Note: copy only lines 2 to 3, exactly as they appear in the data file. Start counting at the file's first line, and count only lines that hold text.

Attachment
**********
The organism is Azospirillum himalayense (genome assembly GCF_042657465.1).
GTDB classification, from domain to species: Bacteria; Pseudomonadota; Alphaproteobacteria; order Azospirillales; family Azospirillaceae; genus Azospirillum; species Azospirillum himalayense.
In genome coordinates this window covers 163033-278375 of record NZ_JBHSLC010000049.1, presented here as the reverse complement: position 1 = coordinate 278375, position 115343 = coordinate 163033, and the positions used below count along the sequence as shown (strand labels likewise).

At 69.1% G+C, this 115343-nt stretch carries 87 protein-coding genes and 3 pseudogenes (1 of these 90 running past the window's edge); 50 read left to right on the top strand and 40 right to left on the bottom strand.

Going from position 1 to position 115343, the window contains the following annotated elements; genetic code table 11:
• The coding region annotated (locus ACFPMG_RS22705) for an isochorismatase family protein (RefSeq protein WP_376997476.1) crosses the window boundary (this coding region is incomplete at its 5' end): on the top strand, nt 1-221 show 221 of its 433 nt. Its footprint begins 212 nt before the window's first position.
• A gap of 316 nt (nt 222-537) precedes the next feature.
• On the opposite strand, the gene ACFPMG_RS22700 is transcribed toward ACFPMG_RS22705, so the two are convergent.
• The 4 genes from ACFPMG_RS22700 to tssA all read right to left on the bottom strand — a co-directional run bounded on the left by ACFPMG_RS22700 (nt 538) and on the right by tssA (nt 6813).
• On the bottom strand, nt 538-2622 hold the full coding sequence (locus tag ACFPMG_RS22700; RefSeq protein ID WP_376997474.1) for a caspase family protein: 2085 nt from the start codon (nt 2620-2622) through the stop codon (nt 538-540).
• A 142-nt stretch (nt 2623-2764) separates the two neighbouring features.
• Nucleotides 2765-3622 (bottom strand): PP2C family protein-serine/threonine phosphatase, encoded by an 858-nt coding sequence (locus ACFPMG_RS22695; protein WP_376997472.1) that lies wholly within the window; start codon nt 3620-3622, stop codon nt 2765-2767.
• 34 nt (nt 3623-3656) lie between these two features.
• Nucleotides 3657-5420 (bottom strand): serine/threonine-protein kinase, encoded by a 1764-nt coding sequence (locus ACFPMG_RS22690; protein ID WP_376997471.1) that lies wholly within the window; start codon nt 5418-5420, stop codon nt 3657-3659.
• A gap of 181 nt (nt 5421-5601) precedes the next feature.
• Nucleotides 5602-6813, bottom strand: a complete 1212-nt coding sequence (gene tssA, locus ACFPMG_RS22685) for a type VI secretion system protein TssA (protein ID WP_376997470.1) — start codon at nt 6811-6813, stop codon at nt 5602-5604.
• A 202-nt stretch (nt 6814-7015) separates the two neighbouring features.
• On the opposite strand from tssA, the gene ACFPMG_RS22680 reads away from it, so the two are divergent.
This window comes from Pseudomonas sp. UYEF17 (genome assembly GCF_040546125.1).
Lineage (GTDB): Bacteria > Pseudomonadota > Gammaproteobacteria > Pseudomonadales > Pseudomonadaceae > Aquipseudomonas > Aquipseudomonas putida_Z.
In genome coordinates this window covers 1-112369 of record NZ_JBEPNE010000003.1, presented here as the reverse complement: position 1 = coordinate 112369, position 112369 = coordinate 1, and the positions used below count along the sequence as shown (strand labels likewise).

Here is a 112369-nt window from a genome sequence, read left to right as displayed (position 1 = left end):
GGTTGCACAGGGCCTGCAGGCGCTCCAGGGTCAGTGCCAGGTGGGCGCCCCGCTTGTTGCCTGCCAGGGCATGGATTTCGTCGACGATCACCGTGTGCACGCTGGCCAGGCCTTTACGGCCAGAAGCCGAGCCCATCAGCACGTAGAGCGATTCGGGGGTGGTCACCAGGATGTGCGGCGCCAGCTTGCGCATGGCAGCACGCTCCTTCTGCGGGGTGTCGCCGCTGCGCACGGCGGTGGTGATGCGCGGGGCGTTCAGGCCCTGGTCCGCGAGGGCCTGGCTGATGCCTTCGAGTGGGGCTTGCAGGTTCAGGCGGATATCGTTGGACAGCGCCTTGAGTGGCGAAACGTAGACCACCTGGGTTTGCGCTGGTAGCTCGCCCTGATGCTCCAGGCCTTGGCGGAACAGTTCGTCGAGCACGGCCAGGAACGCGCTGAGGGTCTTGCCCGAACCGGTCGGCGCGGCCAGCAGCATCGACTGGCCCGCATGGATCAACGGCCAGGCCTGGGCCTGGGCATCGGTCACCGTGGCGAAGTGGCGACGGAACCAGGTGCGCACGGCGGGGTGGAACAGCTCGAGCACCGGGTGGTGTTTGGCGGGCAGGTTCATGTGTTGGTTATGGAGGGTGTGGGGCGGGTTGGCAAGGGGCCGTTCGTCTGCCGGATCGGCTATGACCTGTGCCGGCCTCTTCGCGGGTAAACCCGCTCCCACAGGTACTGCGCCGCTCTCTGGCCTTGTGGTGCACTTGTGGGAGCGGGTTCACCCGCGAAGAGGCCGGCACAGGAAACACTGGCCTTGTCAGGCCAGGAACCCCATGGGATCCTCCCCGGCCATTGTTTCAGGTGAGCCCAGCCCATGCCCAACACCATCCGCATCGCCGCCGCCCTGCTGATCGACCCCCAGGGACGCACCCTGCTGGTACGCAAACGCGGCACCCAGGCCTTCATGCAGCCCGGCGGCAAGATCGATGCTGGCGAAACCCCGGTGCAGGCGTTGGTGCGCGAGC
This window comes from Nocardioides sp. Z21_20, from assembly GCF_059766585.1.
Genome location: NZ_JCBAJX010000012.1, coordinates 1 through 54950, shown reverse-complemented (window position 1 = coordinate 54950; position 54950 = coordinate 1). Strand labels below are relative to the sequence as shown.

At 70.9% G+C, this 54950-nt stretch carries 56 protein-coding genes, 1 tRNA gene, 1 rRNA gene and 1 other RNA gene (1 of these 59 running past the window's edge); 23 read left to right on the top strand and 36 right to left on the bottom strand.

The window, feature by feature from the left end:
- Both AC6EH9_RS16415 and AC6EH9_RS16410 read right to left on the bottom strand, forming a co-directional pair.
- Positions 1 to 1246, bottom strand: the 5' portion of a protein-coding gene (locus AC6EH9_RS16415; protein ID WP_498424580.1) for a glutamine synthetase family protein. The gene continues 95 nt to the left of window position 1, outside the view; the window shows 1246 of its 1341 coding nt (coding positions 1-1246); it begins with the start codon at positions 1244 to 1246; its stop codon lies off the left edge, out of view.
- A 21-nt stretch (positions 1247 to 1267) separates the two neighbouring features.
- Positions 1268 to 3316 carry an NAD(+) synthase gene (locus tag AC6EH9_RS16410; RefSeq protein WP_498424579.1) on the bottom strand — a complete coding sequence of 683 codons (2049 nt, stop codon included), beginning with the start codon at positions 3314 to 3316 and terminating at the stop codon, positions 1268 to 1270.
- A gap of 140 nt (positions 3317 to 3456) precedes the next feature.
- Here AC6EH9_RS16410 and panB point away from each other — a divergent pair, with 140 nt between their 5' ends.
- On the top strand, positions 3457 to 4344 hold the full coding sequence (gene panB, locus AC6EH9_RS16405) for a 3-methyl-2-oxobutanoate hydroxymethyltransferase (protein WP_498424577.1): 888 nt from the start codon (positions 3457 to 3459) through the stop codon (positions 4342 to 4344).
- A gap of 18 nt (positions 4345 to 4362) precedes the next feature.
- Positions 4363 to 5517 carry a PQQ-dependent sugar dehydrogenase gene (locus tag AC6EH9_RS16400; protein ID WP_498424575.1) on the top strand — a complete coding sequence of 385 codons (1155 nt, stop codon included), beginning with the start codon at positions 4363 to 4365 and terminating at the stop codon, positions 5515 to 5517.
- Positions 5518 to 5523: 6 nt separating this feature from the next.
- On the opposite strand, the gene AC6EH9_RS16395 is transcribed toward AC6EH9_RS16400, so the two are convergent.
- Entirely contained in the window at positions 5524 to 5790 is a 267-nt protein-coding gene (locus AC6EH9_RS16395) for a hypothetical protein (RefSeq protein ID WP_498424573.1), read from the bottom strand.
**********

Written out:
GTDB classification, from domain to species: Bacteria; Pseudomonadota; Alphaproteobacteria; order Azospirillales; family Azospirillaceae; genus Azospirillum; species Azospirillum himalayense.
In genome coordinates this window covers 163033-278375 of record NZ_JBHSLC010000049.1, presented here as the reverse complement: position 1 = coordinate 278375, position 115343 = coordinate 163033, and the positions used below count along the sequence as shown (strand labels likewise).